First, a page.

We assessed the abundance of the IR isoforms both in vivo and in vitro and observed that the majority of the tissue samples and cell lines expressed more IR-A than IR-B. Alterations in the isoforms in response to changes in their hormonal milieu could have a profound impact on how malignant cells behave and play a role in promoting carcinogenesis. A greater understanding of the mechanisms underlying changes in alternative splicing of the IR may provide additional targets for future cancer therapies.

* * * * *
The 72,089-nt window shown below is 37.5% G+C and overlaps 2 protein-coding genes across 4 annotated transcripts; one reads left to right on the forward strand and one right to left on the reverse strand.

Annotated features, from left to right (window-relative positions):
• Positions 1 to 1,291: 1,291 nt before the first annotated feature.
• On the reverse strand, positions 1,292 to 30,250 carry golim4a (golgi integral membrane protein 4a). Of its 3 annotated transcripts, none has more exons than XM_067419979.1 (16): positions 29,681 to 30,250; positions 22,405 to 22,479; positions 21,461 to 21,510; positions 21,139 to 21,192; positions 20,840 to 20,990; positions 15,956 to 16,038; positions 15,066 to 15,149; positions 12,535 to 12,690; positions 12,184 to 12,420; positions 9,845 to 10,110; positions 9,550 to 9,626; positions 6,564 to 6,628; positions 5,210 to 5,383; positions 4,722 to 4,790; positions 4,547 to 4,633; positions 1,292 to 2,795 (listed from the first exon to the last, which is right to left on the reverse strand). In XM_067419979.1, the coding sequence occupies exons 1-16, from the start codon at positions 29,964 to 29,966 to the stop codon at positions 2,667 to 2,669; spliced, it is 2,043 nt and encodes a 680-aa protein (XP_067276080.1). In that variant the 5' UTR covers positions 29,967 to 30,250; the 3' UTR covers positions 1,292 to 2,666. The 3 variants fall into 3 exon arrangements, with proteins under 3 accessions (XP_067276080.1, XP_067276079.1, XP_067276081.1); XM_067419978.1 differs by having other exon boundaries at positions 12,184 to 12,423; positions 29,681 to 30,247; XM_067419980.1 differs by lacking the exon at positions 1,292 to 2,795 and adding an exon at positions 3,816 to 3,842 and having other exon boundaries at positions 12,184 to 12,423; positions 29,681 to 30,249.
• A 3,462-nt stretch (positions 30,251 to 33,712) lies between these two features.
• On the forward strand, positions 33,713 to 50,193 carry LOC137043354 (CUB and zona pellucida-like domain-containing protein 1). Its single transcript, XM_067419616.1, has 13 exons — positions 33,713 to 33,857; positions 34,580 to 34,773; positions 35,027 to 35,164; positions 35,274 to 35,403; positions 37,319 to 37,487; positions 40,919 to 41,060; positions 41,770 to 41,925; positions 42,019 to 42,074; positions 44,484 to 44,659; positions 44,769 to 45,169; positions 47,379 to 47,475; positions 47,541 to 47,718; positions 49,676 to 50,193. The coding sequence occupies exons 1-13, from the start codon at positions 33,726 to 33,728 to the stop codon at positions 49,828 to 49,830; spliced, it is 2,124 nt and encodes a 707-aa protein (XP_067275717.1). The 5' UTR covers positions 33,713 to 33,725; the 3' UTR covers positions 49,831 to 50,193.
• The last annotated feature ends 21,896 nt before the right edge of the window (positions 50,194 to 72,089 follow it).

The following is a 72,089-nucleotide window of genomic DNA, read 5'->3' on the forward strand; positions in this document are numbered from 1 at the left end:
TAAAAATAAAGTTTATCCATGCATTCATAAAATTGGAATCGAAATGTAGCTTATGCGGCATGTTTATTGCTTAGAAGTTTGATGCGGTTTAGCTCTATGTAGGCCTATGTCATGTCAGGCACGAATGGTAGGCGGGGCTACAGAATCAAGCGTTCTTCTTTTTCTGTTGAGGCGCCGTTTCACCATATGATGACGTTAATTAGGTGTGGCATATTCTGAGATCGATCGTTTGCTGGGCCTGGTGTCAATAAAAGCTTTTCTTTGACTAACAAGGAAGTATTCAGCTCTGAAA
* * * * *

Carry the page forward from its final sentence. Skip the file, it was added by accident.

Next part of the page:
- prostate cancer
- splicing variants
- insulin receptor
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- Bristol Medical School (THS) - Associate Professor
- Insulin-like Growth Factors and Metabolic Endocrinology Group
Person: Academic , Member